Advanced Search
MyIDEAS: Login to save this paper or follow this series

Risk monitoring tools in bank regulation and supervision – developments since the collapse of Barings Plc

Contents:

Author Info

  • Ojo, Marianne

Abstract

This paper consolidates the work of its predecessor, “International Framework for Liquidity Risk Measurement, Standards and Monitoring: Corporate Governance and Internal Controls”, by considering monitoring tools which are considered to be essential if risks,(and in particular liquidity risks which are attributed to a bank), are to be managed and measured effectively by its management. It also considers developments which have triggered the need for particular monitoring tools – not only in relation to liquidity risks, but also to the rise of conglomerates and consolidated undertakings. It highlights weaknesses in financial supervision – weaknesses which were revealed following the collapses of Barings and Lehman Brothers. As well as attempting to draw comparisons between the recommendations which were made by the Board of Banking Supervision (BoBS) following Barings’ collapse, and the application issues raised by the Basel Committee in its 2009 Consultative Document, International Framework for Liquidity Risk Measurement, Standards and Monitoring, it highlights the links and relevance between both recommendations. In drawing attention to the significance of corporate governance, audit committees, and supervisory boards, the importance of effective communication between management at all levels, to ensure transmission and communication of timely, accurate and complete information, is also highlighted. Through a comparative analysis of two contrasting corporate governance systems, namely, Germany and the UK, it analyses and evaluates how the design of corporate governance systems could influence transparency, disclosure, as well as higher levels of monitoring and accountability. Whilst highlighting the need for, and the growing importance of formal risk assessment models, the paper also emphasises the dangers inherent in formalism – as illustrated by a rules based approach to regulation. It will however, demonstrate that detailed rules could still operate within a system of principles based regulation – whilst enabling a consideration of the substance of the transactions which are involved. In addressing the issues raised by principles based regulation, the extent to which such issues can be resolved, to a large extent, depends on adequate compliance with Basel Core Principle 17 (for effective banking supervision) – and particularly on the implementation, design and compliance with “clear arrangements for delegating authority and responsibility.”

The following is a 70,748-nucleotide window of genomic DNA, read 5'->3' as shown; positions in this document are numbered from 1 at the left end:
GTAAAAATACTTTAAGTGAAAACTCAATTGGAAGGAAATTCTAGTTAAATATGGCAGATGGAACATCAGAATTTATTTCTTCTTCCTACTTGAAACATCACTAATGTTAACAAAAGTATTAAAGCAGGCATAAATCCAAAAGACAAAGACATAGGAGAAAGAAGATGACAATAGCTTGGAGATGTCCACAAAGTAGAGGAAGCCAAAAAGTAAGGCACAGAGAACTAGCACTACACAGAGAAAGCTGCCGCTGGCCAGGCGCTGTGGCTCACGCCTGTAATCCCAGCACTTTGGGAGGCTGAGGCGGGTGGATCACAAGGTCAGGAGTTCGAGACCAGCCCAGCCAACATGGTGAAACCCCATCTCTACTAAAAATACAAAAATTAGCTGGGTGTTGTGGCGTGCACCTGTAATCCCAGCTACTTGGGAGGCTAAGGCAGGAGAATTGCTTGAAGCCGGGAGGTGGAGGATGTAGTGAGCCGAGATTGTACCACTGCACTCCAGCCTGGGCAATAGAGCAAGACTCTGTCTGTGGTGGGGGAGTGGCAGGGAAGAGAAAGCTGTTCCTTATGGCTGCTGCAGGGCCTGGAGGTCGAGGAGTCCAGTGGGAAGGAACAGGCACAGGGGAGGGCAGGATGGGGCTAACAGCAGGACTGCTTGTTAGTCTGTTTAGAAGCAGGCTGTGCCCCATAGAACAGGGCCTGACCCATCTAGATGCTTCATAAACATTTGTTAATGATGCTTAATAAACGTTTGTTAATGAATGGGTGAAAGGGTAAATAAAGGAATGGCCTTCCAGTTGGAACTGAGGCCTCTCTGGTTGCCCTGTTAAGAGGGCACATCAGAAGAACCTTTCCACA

Download Info

If you experience problems downloading a file, check if you have the proper application to view it first. In case of further problems read the IDEAS help page. Note that these files are not on the IDEAS site. Please be patient as the files may be large.
File URL: http://mpra.ub.uni-muenchen.de/22125/
File Function: original version
Download Restriction: no

Bibliographic Info

Paper provided by University Library of Munich, Germany in its series MPRA Paper with number 22125.

as in new window
Length:
Date of creation: 20 Apr 2010
Date of revision:
Handle: RePEc:pra:mprapa:22125

Contact details of provider:
Postal: Schackstr. 4, D-80539 Munich, Germany
Phone: +49-(0)89-2180-2219
Fax: +49-(0)89-2180-3900
Web page: http://mpra.ub.uni-muenchen.de
More information through EDIRC

Related research

Keywords: liquidity; principles based regulation; risks; corporate governance; audit; creative compliance;

Find related papers by JEL classification:

This paper has been announced in the following NEP Reports:

References

References listed on IDEAS
Please report citation or reference errors to , or , if you are the registered author of the cited work, log in to your RePEc Author Service profile, click on "citations" and make appropriate adjustments.:
as in new window
  1. Schmidt, Reinhard H., 2003. "Corporate Governance in Germany: An Economic Perspective," CFS Working Paper Series 2003/36, Center for Financial Studies (CFS).
  2. Gary Gorton & Frank A. Schmid, 1996. "Universal Banking and the Performance of German Firms," NBER Working Papers 5453, National Bureau of Economic Research, Inc.
  3. Jeremy Edwards & Marcus Nibler, 2000. "Corporate governance in Germany: the role of banks and ownership concentration," Economic Policy, CEPR;CES;MSH, CEPR;CES;MSH, vol. 15(31), pages 237-267, October.
Full references (including those not matched with items on IDEAS)

Citations

Lists

This item is not listed on Wikipedia, on a reading list or among the top items on IDEAS.

Statistics

Access and download statistics

Corrections

When requesting a correction, please mention this item's handle: RePEc:pra:mprapa:22125. See general information about how to correct material in RePEc.

For technical questions regarding this item, or to correct its authors, title, abstract, bibliographic or download information, contact: (Ekkehart Schlicht).

If you have authored this item and are not yet registered with RePEc, we encourage you to do it here. This allows to link your profile to this item. It also allows you to accept potential citations to this item that we are uncertain about.

If references are entirely missing, you can add them using this form.

If the full references list an item that is present in RePEc, but the system did not link to it, you can help with this form.

If you know of missing items citing this one, you can help us creating those links by adding the relevant references in the same way as above, for each refering item. If you are a registered author of this item, you may also want to check the "citations" tab in your profile, as there may be some citations waiting for confirmation.

Please note that corrections may take a couple of weeks to filter through the various RePEc services.